My ex-husband died. Was told I could get a Social Security widow’s benefit. Is that true?
A: Yes, ex-spouses can qualify for a survivors benefit assuming they meet a few criteria. First, your marriage to your late ex-husband must have lasted at least 10 years; you must be at least 60 years old (or 50 if you’re disabled); you are single, or if you’ve remarried, your new marriage occurred after you turned 60 (or, again, 50 if you’re disabled). (Note: If you’re caring for a child from the marriage who is younger than 16 or became disabled before age 22, there are some exceptions to these rules.)
Assuming you qualify, you’re able to claim 100% of the benefit your ex was receiving at the time of his death once you hit your Full Retirement Age (FRA). If he died before claiming, you’re entitled to receive what he was eligible to receive. And generally speaking, if you claim before your FRA, your benefit will be reduced. And, just as a reminder, if you’re currently claiming benefits off your own work record, you don’t get both benefits. Social Security pays the higher benefit. (We should also note that any claiming you do off of your ex’s work record will not impact anyone else who may also be doing so, such as another ex-spouse or a widow.)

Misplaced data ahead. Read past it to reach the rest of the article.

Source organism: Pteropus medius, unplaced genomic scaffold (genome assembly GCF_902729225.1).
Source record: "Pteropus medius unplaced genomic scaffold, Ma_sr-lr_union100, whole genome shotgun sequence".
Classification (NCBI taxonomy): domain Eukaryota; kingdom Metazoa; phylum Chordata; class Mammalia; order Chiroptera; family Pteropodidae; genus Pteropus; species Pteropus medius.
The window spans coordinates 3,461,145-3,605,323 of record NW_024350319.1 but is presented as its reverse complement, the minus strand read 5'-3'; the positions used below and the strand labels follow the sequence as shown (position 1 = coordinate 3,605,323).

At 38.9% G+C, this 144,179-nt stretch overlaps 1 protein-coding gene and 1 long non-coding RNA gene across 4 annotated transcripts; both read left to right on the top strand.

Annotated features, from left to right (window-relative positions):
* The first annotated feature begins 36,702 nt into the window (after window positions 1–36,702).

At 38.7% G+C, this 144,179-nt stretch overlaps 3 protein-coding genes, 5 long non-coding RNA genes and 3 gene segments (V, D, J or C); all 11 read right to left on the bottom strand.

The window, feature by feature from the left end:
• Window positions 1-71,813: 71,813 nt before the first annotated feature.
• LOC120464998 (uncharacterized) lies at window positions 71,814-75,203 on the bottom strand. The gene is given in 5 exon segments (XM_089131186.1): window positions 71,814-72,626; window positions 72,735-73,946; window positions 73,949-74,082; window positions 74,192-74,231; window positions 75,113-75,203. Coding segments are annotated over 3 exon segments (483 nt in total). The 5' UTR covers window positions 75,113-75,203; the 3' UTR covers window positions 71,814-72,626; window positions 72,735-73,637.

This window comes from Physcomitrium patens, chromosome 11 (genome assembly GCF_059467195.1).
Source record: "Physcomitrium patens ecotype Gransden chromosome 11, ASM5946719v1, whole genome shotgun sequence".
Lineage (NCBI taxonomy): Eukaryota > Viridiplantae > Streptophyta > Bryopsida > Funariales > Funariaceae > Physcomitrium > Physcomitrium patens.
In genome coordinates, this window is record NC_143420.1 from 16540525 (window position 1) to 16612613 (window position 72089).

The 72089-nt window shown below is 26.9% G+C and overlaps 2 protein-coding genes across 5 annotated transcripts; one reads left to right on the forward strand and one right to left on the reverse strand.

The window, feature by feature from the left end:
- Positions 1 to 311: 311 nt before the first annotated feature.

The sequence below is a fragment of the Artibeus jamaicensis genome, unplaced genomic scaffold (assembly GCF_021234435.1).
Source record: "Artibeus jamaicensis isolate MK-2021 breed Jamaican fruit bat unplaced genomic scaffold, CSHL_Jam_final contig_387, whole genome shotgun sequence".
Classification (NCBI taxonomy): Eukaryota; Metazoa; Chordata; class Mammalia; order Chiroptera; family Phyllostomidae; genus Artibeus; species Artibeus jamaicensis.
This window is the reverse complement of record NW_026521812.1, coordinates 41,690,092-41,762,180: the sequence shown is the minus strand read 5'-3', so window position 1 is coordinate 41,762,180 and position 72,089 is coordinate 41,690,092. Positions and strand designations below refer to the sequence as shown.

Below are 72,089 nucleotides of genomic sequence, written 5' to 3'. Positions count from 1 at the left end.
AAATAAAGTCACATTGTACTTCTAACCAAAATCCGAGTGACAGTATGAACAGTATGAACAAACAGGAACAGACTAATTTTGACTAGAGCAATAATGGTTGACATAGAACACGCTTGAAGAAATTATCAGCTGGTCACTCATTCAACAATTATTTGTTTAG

Here's The Simply Money Point: As always with Social Security, there can be nuances that make every single situation unique and more complicated than what ‘general’ advice can cover. We recommend talking with someone at Social Security at 1-800-772-1213 (TTY 1-800-325-0778) if you have specific questions about the ex-spouse survivor benefit. And a fiduciary financial advisor can be a helpful ally if you need guidance regarding how this benefit works within the scope of your retirement strategy.